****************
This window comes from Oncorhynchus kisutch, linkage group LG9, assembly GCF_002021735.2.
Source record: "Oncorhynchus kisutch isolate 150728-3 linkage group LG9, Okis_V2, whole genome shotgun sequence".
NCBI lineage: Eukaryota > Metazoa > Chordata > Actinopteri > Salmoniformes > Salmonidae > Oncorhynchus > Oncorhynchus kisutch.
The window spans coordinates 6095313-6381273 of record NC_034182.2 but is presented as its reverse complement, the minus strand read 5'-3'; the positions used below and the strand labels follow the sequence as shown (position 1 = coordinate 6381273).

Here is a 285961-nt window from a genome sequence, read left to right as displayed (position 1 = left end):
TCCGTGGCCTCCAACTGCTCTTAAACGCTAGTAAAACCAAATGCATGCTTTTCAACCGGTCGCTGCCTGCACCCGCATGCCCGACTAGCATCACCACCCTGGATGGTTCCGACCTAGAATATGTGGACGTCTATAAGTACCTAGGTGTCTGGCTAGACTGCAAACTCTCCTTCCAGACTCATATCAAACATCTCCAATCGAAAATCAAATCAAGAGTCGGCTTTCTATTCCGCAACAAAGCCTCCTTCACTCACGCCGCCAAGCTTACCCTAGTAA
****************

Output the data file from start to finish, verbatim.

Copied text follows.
This window comes from Oncorhynchus kisutch, linkage group LG9, assembly GCF_002021735.2.
Source record: "Oncorhynchus kisutch isolate 150728-3 linkage group LG9, Okis_V2, whole genome shotgun sequence".
NCBI lineage: Eukaryota > Metazoa > Chordata > Actinopteri > Salmoniformes > Salmonidae > Oncorhynchus > Oncorhynchus kisutch.
The window spans coordinates 6095313-6381273 of record NC_034182.2 but is presented as its reverse complement, the minus strand read 5'-3'; the positions used below and the strand labels follow the sequence as shown (position 1 = coordinate 6381273).

Here is a 285961-nt window from a genome sequence, read left to right as displayed (position 1 = left end):
TCCGTGGCCTCCAACTGCTCTTAAACGCTAGTAAAACCAAATGCATGCTTTTCAACCGGTCGCTGCCTGCACCCGCATGCCCGACTAGCATCACCACCCTGGATGGTTCCGACCTAGAATATGTGGACGTCTATAAGTACCTAGGTGTCTGGCTAGACTGCAAACTCTCCTTCCAGACTCATATCAAACATCTCCAATCGAAAATCAAATCAAGAGTCGGCTTTCTATTCCGCAACAAAGCCTCCTTCACTCACGCCGCCAAGCTTACCCTAGTAA